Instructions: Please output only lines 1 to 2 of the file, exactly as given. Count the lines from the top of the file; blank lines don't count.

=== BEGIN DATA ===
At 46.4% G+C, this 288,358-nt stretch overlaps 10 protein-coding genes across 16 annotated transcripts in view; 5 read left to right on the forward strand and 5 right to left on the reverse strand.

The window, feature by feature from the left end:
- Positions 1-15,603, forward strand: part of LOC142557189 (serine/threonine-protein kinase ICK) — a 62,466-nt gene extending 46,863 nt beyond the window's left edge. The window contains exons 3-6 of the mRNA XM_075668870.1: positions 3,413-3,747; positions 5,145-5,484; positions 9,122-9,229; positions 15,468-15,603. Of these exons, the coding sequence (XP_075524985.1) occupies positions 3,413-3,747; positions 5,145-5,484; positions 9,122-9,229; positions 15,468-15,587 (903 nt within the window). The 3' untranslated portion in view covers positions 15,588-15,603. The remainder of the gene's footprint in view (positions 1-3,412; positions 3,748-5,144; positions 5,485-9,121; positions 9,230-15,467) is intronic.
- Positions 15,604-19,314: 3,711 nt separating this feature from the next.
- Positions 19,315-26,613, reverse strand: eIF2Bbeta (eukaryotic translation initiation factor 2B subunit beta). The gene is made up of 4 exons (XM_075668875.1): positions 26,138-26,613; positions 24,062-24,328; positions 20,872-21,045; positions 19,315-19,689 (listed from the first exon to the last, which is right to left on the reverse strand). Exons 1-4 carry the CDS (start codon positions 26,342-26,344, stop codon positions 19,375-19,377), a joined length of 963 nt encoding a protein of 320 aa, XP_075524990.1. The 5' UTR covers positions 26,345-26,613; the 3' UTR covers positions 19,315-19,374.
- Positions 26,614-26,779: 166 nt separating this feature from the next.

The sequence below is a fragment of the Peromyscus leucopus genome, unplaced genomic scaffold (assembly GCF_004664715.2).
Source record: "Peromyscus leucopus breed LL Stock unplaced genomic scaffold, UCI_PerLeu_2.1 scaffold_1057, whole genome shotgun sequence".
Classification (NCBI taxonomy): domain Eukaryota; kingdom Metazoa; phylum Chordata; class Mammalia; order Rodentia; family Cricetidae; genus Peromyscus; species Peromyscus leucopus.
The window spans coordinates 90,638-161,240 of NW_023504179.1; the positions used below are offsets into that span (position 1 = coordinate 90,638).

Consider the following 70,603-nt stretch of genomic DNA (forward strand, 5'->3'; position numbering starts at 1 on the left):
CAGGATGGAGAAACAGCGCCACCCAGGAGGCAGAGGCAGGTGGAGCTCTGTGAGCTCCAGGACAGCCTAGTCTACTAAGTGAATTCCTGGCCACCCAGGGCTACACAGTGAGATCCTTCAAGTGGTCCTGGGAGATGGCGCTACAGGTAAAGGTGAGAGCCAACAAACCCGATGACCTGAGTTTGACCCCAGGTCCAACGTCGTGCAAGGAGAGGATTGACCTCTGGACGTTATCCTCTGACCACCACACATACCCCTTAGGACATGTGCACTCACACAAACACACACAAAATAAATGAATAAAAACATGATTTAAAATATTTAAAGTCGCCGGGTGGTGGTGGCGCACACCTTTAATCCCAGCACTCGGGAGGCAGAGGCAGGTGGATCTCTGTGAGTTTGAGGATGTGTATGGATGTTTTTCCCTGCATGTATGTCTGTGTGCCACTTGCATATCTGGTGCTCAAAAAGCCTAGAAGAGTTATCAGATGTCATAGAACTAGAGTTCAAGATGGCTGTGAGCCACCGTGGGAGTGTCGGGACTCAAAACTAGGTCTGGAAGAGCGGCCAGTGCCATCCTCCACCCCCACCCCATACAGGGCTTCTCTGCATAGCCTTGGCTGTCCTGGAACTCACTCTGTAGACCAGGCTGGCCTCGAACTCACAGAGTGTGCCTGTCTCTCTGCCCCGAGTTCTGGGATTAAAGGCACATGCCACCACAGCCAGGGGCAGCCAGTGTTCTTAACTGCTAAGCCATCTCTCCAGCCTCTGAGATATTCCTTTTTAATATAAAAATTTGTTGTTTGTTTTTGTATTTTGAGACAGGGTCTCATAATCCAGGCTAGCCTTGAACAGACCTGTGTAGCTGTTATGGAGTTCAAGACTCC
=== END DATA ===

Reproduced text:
At 46.4% G+C, this 288,358-nt stretch overlaps 10 protein-coding genes across 16 annotated transcripts in view; 5 read left to right on the forward strand and 5 right to left on the reverse strand.

The window, feature by feature from the left end: